I did for a while and liked it but never formed the habit, and I set my next monitor up horizontally without thinking about it much. Would be interested to hear what others prefer here.

taylor profile image
Taylor D. Edmiston • Edited

A coworker who tried it had similar feedback. He's not a developer per se, but someone who occasionally writes prototype code. One large, wide monitor with multiple columns in Sublime etc was his choice.

I'd love to be able to get something wide enough that I can comfortably do 3-4 columns in Sublime.

val_baca profile image
Valentin Baca • Edited
         [          34" widescreen     ]
[laptop] [         curved monitor      ]
Enter fullscreen mode Exit fullscreen mode

I often don't even have the laptop screen open, if I do, it's email/chat/Spotify.

I like the giant widescreen monitor. Ironically, I like having only one program / one window open at a time if I can.

The huge monitor does give me the flexibility to put two or even 3 windows side by side.

I'm on macOS, so I use Spectacle to use shortcuts to move windows around. The commands only conflict with Xcode.

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Darío Kondratiuk

I'm using a Mac with 2 externals monitors (left and right):

  • I'm using 4 virtual desktops in mac
    • 1 slack
    • 2 browsers
    • 3 Skype
    • 4 Whats app
  • Right monitor: Full screen Windows VM
  • Left monitor: everything else in a messy desktop, email, Trello board, terminals, etc, etc
rip21 profile image
Andrii Los • Edited
  1. Browser
  2. IDE (internal terminal)
  3. Chats 1/1/1. Outlook, Slack, Telegram. And Spotify on the background in the first third, cause Outlook is not that useful usually.

All of them are virtual. So IDE is in the center, and two others are left or right of IDE.

And I prefer single screen setup same way as Cory House.

bnhn profile image
Rayy Benhin

Similar setup here
IDE in the middle, browser to the left, miscellaneous apps to the right.
I summon the terminal from whichever screen I'm on with ctrl+`

littlefox profile image
Mara Sophie Grosch (LittleFox)
[               ]
[               ]
[ 24" 1920x1080 ]
[               ] [ laptop ]
                  [ 1080p  ]
                  [ 14"    ]

Using i3, I only have windows on one screen.

I have a single workspace on my laptop screen, mostly used for Mattermost or reference things (it should look like this).

Most of the time I work on the external monitor, with workspace 2 being my browser and workspace 3 containing whatever I need to code (vim, terminal, ..). On workspace 10 I have my communications (Thunderbird, Gajim).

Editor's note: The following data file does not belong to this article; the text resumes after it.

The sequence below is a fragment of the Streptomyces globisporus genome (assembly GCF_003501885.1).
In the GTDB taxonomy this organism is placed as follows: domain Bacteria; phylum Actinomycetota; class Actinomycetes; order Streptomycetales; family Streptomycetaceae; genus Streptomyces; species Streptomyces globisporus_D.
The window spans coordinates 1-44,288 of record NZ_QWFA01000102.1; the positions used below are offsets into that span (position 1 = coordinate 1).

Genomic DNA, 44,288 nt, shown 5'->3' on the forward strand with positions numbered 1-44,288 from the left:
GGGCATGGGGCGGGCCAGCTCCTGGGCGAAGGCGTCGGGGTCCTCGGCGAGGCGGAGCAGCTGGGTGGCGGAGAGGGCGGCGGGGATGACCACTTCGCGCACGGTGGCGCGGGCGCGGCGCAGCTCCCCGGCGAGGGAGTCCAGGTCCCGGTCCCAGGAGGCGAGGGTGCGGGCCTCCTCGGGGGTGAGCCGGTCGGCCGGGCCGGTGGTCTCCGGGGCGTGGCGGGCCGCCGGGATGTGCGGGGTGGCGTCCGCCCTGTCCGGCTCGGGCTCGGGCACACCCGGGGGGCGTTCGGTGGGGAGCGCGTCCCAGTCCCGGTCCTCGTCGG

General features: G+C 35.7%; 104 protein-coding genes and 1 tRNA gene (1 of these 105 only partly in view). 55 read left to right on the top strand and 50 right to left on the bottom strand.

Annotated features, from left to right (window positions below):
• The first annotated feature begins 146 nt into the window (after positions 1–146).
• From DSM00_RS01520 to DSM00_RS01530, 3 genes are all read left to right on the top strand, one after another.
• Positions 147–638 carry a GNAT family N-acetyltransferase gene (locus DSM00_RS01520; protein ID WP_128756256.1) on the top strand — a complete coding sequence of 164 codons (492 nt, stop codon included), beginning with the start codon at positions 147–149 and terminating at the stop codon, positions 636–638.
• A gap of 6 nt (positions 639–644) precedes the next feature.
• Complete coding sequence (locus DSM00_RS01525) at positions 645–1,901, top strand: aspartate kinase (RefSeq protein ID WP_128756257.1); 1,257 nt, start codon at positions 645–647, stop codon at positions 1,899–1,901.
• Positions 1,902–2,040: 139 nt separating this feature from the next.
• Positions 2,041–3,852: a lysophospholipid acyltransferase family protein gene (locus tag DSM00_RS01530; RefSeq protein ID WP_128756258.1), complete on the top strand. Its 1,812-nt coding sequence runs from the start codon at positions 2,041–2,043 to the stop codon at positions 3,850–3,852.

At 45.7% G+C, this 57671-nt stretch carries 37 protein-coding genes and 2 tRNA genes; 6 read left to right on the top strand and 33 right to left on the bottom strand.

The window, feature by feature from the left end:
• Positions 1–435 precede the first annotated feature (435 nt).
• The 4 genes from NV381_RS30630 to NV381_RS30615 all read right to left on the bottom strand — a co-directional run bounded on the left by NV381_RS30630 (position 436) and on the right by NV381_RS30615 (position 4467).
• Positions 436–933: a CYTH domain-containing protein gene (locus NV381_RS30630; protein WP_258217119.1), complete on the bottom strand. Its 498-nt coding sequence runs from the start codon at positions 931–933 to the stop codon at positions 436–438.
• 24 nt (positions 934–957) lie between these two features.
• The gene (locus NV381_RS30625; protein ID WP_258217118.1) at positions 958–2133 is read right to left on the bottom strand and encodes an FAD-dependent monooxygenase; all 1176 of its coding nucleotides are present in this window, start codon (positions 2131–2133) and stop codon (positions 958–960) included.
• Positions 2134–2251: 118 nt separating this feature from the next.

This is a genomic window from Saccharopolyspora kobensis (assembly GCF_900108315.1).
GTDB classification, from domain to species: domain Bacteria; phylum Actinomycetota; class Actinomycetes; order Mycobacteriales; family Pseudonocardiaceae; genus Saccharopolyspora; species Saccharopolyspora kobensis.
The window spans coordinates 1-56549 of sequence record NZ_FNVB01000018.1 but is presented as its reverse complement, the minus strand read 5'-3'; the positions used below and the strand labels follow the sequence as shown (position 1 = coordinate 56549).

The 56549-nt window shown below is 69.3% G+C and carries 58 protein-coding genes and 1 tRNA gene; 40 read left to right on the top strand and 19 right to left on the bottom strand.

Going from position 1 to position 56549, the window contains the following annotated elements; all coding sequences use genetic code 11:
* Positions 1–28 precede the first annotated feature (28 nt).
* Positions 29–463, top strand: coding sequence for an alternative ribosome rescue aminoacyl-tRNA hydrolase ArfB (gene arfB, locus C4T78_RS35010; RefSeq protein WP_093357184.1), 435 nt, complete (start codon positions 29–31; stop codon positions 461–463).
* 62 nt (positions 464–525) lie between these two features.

akarm13_ profile image

I use Ubuntu as my operating system, two virtual desktops, the left one I use for the browser, and the right one I use for the coding related stuff, (VSCode, Multiple terminals, etc...).

I got used to the switching, and it's really good in my opinion.

eekayonline profile image
Edwin Klesman

MBP pro 2017 with touchbar. One desktop is for social media mail slack etc. One is my coding desktop (chrome debugging, Xamarin in VS for Mac and mobile simulators) one my browsing one and one for everything else. When coding this setup runs on mbp and second display.

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Dave Jacoby

I have two machine: Linux and Windows, connected with a KVM switch and Synergy.

In general, I do development on Linux, whose monitor is to the left, and web testing and email on Windows, to the right.

I use virtual desktops on both, so in general:
Work Work Work Browsers-I-want-to-finish Email Chat-&-IRC Tweetdeck Spotify

On virtual desktops where I'm working, I usually have my editor on the left half of the screen and 2 terminals top-right and bottom-right.

When I'm on my laptop, esp. when using a 2nd screen, I miss having my 2 monitors being independent of each other, but in general, I do the same re: terms and editor, there too.

mathur_anurag profile image
Anurag Mathur  • Edited

[Update: 27-Aug-2017]
I maintain two setup:

  1. Office: Windows Laptop
    Laptop screen with Outlook, and Slack
    External Monitor screen with VNC Viewer connected to Dev VM running VS Code / Vim / Emacs and Browser

  2. Home: 13" MacBook Pro
    Desktop1 with Outlook, and Slack
    Desktop2 with VNC Viewer connected to Dev VM running VS Code / Vim / Emacs and Browser.

gabeguz profile image
Gabriel Guzman

I'm of the "one monitor to rule them all" persuasion. I like to have everything directly in front of me, so I don't have to turn my head to do something. I've found that constantly looking off to the side causes me neck pain, so I prefer the 1 large monitor with what I'm working on front and center.

Usually that's a giant terminal window that takes up the whole screen, split into panes with tmux. Sometimes I'll also do columns with a browser and a terminal next to each other.

I try to minimize distractions, so chat and email are in the background with notifications disabled. I check them at specific times during the day and that's it.

sanguine8082 profile image
Aaron Pfalzgraf

I have 3 monitors at work. The right monitor is the main display and I hide my taskbar over there.

The left monitor is in portrait orientation and holds my console/terminal. That's my only consistent window placement. Everything else floats or moves around as needed.

It's funny to watch people try and use my computer

martin profile image
Martin Beentjes

Currently I have my laptop on the left side of my Dell U2515H monitor. But I am going to build a little mount to place my laptop in. And then I want to buy a second monitor.